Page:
* What the heck are French agents doing running around the world, monitoring American efforts to stop the monster? Asked his role, Reno tells Broderick, “Those tests left a terrible mess. We’re here to clean it up.” Is this implying that the French have been keeping Godzilla a secret up until now? What else might they not be telling us?
* What’s the deal with all the inside jokes about critics Roger Ebert and Gene Siskel? In the film, the mayor of New York (played by Michael Lerner) is an overweight and opinionated opportunist named Ebert, whose symbol is a thumbs-up signal. His No. 2, a balding assistant played by Lorry Golden, is named Gene. Could this have anything to do with the mere 2 1/2 stars Ebert gave “Independence Day”?
Exactly, said a spokesperson for Centropolis Productions, the company run by “Godzilla” creators Roland Emmerich and Dean Devlin. It was a playful swat at the thumb-heavy critics and in keeping with Devlin and Emmerich’s own in-joke habit of using the names of people they know as characters in their film. Matthew Broderick, after all, plays a character called Nick Tatopolous, named after Patrick Tatopolous, the film’s designer.
* Of all the New York landmarks to destroy, why do helicopters accidentally blast the top off the Chrysler Building, which gets similar treatment from an asteroid in the upcoming “Armageddon” and served as a fig leaf for Howard Stern on the poster of his “Private Parts” film? Why not use the Empire State Building? Been there, done that, say the folks at Centropolis, pointing to their own vaporization of New York’s most recognizable building in a little film you may have heard of called “Independence Day.”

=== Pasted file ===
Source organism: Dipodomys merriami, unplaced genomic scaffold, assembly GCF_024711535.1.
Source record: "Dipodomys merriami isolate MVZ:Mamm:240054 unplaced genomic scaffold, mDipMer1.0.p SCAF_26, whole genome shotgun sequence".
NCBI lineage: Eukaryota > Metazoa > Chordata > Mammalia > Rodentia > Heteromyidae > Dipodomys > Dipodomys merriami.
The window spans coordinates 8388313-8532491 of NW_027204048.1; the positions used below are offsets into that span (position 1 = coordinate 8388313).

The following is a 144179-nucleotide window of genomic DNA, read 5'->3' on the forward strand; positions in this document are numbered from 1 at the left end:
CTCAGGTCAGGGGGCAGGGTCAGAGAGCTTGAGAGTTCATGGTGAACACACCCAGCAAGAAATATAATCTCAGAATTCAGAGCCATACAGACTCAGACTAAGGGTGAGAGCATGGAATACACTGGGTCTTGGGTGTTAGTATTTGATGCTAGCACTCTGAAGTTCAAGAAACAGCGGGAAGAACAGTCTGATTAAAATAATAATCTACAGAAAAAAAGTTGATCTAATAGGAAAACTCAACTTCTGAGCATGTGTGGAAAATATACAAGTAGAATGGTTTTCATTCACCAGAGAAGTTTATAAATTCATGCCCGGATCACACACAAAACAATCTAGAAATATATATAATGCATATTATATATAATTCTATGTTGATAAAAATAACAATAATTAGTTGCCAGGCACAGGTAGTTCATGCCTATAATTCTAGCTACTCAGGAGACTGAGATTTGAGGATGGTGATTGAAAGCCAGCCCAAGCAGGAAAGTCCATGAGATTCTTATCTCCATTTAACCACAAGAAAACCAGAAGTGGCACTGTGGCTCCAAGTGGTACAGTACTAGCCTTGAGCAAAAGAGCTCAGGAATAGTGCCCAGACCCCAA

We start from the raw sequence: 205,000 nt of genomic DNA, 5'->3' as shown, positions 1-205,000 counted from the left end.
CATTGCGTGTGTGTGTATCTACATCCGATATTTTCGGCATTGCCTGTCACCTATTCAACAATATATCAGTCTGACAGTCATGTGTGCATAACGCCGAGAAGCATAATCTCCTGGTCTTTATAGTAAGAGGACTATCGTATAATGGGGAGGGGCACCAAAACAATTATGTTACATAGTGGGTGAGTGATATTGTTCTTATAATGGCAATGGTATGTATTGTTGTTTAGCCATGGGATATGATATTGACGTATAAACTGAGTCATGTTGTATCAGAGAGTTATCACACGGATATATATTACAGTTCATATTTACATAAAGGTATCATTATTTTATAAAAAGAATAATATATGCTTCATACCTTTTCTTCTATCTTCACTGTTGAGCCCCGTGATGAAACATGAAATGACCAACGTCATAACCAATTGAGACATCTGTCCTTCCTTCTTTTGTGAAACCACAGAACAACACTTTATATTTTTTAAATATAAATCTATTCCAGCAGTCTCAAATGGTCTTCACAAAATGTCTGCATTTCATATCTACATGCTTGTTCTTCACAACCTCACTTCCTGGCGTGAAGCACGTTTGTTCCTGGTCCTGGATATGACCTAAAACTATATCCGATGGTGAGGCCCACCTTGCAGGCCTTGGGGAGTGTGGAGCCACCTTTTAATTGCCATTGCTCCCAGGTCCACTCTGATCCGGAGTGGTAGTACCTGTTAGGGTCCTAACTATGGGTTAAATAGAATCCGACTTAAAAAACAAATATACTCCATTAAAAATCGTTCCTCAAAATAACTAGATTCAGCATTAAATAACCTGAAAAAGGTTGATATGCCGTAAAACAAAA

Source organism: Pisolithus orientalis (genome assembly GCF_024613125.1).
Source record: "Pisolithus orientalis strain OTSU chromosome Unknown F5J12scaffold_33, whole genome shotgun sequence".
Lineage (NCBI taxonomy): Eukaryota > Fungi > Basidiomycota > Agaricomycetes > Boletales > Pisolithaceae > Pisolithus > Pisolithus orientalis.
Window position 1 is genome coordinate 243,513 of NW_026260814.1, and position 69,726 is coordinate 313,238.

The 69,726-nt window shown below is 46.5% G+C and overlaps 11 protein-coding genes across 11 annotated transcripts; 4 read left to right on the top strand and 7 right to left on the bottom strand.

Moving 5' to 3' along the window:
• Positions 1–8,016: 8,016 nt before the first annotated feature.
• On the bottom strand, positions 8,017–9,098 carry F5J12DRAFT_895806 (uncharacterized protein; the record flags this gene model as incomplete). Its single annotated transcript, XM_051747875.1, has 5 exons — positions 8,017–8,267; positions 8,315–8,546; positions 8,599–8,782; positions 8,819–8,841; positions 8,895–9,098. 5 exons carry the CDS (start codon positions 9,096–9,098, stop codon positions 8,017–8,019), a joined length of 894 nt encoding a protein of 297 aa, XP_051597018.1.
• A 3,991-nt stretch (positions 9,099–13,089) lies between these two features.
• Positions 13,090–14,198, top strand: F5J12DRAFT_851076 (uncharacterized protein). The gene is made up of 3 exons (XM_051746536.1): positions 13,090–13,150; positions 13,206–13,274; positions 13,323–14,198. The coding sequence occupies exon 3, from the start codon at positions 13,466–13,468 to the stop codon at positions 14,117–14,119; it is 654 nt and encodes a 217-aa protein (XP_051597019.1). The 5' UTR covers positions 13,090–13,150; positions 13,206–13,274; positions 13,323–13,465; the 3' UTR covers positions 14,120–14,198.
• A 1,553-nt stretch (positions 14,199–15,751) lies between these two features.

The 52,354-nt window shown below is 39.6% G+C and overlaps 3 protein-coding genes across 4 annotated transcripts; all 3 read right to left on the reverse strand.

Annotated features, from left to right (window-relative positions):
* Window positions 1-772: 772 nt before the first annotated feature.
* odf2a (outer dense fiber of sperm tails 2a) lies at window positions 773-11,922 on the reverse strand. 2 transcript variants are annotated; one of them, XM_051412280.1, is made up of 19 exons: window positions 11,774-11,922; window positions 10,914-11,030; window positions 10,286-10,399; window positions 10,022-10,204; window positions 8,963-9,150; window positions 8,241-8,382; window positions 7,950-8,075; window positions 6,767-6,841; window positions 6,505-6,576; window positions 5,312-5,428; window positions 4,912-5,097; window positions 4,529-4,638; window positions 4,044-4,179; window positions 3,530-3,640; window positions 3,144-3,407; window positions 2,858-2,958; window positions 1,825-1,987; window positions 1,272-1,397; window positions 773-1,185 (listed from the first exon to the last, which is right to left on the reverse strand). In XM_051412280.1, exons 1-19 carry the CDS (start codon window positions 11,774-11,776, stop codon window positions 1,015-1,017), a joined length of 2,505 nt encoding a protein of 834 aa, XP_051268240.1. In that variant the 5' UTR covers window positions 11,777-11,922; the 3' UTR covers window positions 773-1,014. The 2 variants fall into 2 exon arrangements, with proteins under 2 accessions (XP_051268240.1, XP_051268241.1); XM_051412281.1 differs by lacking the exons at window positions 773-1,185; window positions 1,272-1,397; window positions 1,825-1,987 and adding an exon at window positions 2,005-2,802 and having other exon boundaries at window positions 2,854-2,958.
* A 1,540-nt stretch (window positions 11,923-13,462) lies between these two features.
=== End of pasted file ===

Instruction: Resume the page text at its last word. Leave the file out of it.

* When Reno meets the mayor, he slips an electronic bug onto his collar, so he can follow American military movements to deal with Godzilla. Couldn’t someone have figured out a way to enclose a transmitter in a tranquilizer-dart-type bullet and tagged Big Greenie with it so they could keep track of his movements?
* One way to track Godzilla, it turns out, is to follow the trail of fish he leaves as he tries to stock the larder for his impending brood of baby dinosaurs. Our question: How is he transporting all those fish? Did the scene of Godzilla pushing a shopping cart wind up on the cutting-room floor? Or perhaps this is a breakthrough in our knowledge of monster biology: the ability to pack food in cheek pouches, the way squirrels do.
And why is it that, every time the heroes come across one of these piles of dead fish, no one seems to notice the unbearable stench?
* If Godzilla is burrowing from 23rd and Broadway to Madison Square Garden, about a mile, why isn’t his digging having any effect on the structures above his tunnel?
* Just before his first contact with Godzilla, Broderick is shown buying a Kodak disposable camera from a vending machine near the Flatiron Building. Product placements aside, wouldn’t a scientist employed by the government be likely to have a camera of his own?
* And finally the film’s four heroes--Broderick, Pitillo, Reno and Hank Azaria--try to outrun Godzilla in a taxi, only to have the taxi wind up in Godzilla’s mouth, with them in it. Yet as hard as the big lizard tries to crack this jawbreaker with his molars, there’s nary an inflated air bag to be seen anywhere in the car. What exactly are the filmmakers trying to imply about the safety of New York taxis?
Marshall Fine covers film and entertainment for Gannett Newspapers in New York.